Patricia Search, professor of communication and media in the School of Humanities, Arts, and Social Sciences, has been selected as an inaugural member of the Fulbright Ambassadors Program, a flagship initiative established by the Australian-American Fulbright Commission to enhance the academic and cultural exchange between the U.S. and Australia through alumni of the Fulbright Program.
Through the new Fulbright Ambassadors Program, the commission seeks to engage distinguished members of the Australian-American Fulbright Program to influence and connect with Fulbright applicants, scholars, alumni, sponsors, partners, and other stakeholders. The ambassadorship period is two years.
As a Fulbright Ambassador, Search will work with international scholars to build professional networks that foster discussion and collaborations that enhance research and academic programs. She will assist the Commission by promoting awareness of the Fulbright Program and identifying prospective scholarship applicants.
Search’s appointment will allow her to demonstrate the concept and value of The New Polytechnic on an international level. The foundation of The New Polytechnic is the recognition that global challenges and opportunities are so great that they cannot be addressed by the most talented person working alone. The New Polytechnic enables collaboration using the latest, most advanced tools, technologies, and approaches to address the complex problems of the world.
The Australian-American Fulbright Commission has facilitated the exchange of scholars and students between Australia and the U.S. for more than 65 years. The program’s nearly 5,000 Australian and American alumni are part of a larger network of over 300,000 from Fulbright Exchange Programs in more than 150 countries worldwide.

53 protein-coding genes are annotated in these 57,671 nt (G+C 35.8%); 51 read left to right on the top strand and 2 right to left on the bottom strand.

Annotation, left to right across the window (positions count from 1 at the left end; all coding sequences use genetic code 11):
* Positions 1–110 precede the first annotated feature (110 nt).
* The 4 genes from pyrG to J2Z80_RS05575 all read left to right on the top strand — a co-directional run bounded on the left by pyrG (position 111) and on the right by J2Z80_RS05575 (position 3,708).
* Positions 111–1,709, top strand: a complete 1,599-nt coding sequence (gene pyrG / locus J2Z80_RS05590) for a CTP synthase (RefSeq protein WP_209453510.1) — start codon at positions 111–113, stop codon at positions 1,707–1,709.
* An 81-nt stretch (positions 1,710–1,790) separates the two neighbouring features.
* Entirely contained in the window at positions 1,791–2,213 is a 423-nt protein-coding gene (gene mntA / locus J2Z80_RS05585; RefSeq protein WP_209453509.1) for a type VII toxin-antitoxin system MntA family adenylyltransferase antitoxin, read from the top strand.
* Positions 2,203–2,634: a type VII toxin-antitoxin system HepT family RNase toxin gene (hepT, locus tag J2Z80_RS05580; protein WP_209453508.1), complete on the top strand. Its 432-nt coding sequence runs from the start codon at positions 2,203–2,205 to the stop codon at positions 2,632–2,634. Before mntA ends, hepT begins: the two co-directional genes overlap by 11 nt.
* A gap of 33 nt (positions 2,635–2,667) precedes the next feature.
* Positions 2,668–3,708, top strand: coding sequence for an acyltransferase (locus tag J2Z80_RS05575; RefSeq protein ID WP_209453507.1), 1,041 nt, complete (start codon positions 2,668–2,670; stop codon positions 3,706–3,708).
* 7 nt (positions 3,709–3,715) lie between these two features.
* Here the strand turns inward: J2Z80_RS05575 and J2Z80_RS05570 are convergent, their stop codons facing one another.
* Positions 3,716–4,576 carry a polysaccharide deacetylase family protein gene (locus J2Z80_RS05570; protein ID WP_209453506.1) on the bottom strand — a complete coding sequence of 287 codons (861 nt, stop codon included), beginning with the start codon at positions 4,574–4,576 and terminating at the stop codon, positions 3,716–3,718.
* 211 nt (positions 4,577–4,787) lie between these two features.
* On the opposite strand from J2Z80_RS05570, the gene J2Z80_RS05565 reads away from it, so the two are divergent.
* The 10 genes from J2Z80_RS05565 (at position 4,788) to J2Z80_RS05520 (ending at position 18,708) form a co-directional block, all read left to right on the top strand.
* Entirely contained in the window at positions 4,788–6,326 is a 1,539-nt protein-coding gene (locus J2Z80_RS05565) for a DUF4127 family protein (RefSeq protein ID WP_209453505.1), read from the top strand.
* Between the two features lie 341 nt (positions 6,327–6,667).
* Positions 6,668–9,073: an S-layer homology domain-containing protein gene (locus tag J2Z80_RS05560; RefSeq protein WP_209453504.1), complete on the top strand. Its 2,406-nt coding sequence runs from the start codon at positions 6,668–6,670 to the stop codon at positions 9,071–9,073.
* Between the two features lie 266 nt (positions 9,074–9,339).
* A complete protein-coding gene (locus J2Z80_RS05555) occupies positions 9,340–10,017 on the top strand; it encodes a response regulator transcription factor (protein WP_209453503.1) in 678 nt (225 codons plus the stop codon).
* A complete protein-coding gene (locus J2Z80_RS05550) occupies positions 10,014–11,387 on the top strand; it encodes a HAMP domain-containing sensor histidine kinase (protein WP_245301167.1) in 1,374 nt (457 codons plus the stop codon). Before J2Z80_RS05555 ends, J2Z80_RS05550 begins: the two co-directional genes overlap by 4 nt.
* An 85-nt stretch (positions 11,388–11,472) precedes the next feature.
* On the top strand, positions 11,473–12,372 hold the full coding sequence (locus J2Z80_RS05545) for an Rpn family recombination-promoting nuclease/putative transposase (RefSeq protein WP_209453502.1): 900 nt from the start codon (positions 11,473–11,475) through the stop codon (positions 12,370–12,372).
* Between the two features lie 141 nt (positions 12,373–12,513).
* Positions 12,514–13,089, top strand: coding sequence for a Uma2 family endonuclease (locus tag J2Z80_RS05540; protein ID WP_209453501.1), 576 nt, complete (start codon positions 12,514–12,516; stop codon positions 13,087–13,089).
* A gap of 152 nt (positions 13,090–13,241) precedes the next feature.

Search was awarded a Fulbright Senior Specialists Grant in Communications and Journalism in 2003-04. She worked with the University of Technology in Sydney, Australia, and the University of Western Sydney on multimedia projects for online programs in indigenous studies.
At Rensselaer, Search teaches courses in visual design theory, interactive narrative, data visualization, and user interface design for interactive multimedia computing. In her current art work and multimedia research, she is designing interactive multimedia installations that explore the aesthetics of space, time, and action in multisensory design.
She has had 39 solo exhibitions and multimedia art installations and participated in over 150 juried exhibitions throughout the world including several SIGGRAPH Art Shows, ISEA (International Symposium on Electronic Art) symposia, and the first United Nations Conference on Women in Beijing, China. Her artwork has been published in 20 international journals and three documentaries.
Search received the Creative Achievement Award from the International Visual Literacy Association. She was also awarded a New York Foundation for the Arts Fellowship in Computer Art.